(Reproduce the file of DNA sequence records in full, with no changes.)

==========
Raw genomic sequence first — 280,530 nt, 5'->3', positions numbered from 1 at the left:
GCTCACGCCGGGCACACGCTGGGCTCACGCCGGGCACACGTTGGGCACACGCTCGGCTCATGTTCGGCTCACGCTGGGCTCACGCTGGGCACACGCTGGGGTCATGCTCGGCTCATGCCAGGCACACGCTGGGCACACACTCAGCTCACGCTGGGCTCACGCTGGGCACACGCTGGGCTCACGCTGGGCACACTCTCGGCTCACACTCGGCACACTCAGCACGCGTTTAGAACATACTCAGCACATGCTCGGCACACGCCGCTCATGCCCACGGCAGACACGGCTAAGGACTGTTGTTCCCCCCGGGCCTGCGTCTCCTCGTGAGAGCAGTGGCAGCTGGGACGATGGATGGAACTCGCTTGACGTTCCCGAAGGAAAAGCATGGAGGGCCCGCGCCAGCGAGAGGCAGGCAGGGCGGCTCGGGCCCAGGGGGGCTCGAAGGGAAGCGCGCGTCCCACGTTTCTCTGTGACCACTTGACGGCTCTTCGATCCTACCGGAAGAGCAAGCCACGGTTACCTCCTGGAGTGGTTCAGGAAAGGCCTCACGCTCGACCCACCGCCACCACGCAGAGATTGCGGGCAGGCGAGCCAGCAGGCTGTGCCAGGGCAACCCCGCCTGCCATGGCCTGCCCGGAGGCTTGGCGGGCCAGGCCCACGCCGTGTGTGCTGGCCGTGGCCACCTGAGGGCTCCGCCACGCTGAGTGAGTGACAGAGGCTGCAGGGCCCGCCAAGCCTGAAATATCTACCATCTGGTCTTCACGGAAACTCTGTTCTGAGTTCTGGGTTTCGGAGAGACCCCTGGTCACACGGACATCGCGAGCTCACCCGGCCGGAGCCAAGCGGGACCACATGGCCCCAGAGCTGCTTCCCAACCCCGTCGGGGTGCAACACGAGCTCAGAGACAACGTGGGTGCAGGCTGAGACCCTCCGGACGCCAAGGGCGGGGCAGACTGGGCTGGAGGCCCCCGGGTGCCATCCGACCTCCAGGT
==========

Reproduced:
Raw genomic sequence first — 280,530 nt, 5'->3', positions numbered from 1 at the left:
GCTCACGCCGGGCACACGCTGGGCTCACGCCGGGCACACGTTGGGCACACGCTCGGCTCATGTTCGGCTCACGCTGGGCTCACGCTGGGCACACGCTGGGGTCATGCTCGGCTCATGCCAGGCACACGCTGGGCACACACTCAGCTCACGCTGGGCTCACGCTGGGCACACGCTGGGCTCACGCTGGGCACACTCTCGGCTCACACTCGGCACACTCAGCACGCGTTTAGAACATACTCAGCACATGCTCGGCACACGCCGCTCATGCCCACGGCAGACACGGCTAAGGACTGTTGTTCCCCCCGGGCCTGCGTCTCCTCGTGAGAGCAGTGGCAGCTGGGACGATGGATGGAACTCGCTTGACGTTCCCGAAGGAAAAGCATGGAGGGCCCGCGCCAGCGAGAGGCAGGCAGGGCGGCTCGGGCCCAGGGGGGCTCGAAGGGAAGCGCGCGTCCCACGTTTCTCTGTGACCACTTGACGGCTCTTCGATCCTACCGGAAGAGCAAGCCACGGTTACCTCCTGGAGTGGTTCAGGAAAGGCCTCACGCTCGACCCACCGCCACCACGCAGAGATTGCGGGCAGGCGAGCCAGCAGGCTGTGCCAGGGCAACCCCGCCTGCCATGGCCTGCCCGGAGGCTTGGCGGGCCAGGCCCACGCCGTGTGTGCTGGCCGTGGCCACCTGAGGGCTCCGCCACGCTGAGTGAGTGACAGAGGCTGCAGGGCCCGCCAAGCCTGAAATATCTACCATCTGGTCTTCACGGAAACTCTGTTCTGAGTTCTGGGTTTCGGAGAGACCCCTGGTCACACGGACATCGCGAGCTCACCCGGCCGGAGCCAAGCGGGACCACATGGCCCCAGAGCTGCTTCCCAACCCCGTCGGGGTGCAACACGAGCTCAGAGACAACGTGGGTGCAGGCTGAGACCCTCCGGACGCCAAGGGCGGGGCAGACTGGGCTGGAGGCCCCCGGGTGCCATCCGACCTCCAGGT